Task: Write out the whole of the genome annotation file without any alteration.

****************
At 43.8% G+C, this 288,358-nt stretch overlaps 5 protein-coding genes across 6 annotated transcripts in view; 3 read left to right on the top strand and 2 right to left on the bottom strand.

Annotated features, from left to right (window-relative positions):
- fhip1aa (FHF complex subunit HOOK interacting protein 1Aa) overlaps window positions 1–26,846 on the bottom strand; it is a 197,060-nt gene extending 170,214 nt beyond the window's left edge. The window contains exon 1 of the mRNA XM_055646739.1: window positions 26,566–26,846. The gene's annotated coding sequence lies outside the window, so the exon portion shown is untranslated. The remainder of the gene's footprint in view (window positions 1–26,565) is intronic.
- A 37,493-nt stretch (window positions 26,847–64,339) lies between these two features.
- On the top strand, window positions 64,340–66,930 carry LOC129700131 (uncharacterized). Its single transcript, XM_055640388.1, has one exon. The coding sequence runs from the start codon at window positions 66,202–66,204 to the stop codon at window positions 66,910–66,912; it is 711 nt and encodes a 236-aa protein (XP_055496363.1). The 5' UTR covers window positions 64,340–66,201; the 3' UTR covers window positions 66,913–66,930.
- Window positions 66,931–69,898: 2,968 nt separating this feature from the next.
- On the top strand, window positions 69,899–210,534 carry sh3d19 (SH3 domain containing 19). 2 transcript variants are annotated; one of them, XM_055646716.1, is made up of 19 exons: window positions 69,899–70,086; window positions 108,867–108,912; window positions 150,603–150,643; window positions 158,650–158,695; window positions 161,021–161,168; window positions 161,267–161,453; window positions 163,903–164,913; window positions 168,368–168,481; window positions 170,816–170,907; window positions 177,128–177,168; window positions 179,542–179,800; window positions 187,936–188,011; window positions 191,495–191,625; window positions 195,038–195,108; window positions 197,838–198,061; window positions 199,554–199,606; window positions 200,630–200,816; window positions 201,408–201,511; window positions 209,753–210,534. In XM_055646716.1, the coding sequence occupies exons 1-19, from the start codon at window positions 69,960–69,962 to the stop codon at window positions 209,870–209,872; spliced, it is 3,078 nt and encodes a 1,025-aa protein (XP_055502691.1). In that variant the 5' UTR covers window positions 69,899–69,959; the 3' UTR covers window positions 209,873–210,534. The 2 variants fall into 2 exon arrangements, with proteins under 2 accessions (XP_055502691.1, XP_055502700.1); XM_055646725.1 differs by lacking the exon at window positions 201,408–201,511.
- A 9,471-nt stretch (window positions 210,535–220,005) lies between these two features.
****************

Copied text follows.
At 43.8% G+C, this 288,358-nt stretch overlaps 5 protein-coding genes across 6 annotated transcripts in view; 3 read left to right on the top strand and 2 right to left on the bottom strand.

Annotated features, from left to right (window-relative positions):
- fhip1aa (FHF complex subunit HOOK interacting protein 1Aa) overlaps window positions 1–26,846 on the bottom strand; it is a 197,060-nt gene extending 170,214 nt beyond the window's left edge. The window contains exon 1 of the mRNA XM_055646739.1: window positions 26,566–26,846. The gene's annotated coding sequence lies outside the window, so the exon portion shown is untranslated. The remainder of the gene's footprint in view (window positions 1–26,565) is intronic.
- A 37,493-nt stretch (window positions 26,847–64,339) lies between these two features.
- On the top strand, window positions 64,340–66,930 carry LOC129700131 (uncharacterized). Its single transcript, XM_055640388.1, has one exon. The coding sequence runs from the start codon at window positions 66,202–66,204 to the stop codon at window positions 66,910–66,912; it is 711 nt and encodes a 236-aa protein (XP_055496363.1). The 5' UTR covers window positions 64,340–66,201; the 3' UTR covers window positions 66,913–66,930.
- Window positions 66,931–69,898: 2,968 nt separating this feature from the next.
- On the top strand, window positions 69,899–210,534 carry sh3d19 (SH3 domain containing 19). 2 transcript variants are annotated; one of them, XM_055646716.1, is made up of 19 exons: window positions 69,899–70,086; window positions 108,867–108,912; window positions 150,603–150,643; window positions 158,650–158,695; window positions 161,021–161,168; window positions 161,267–161,453; window positions 163,903–164,913; window positions 168,368–168,481; window positions 170,816–170,907; window positions 177,128–177,168; window positions 179,542–179,800; window positions 187,936–188,011; window positions 191,495–191,625; window positions 195,038–195,108; window positions 197,838–198,061; window positions 199,554–199,606; window positions 200,630–200,816; window positions 201,408–201,511; window positions 209,753–210,534. In XM_055646716.1, the coding sequence occupies exons 1-19, from the start codon at window positions 69,960–69,962 to the stop codon at window positions 209,870–209,872; spliced, it is 3,078 nt and encodes a 1,025-aa protein (XP_055502691.1). In that variant the 5' UTR covers window positions 69,899–69,959; the 3' UTR covers window positions 209,873–210,534. The 2 variants fall into 2 exon arrangements, with proteins under 2 accessions (XP_055502691.1, XP_055502700.1); XM_055646725.1 differs by lacking the exon at window positions 201,408–201,511.
- A 9,471-nt stretch (window positions 210,535–220,005) lies between these two features.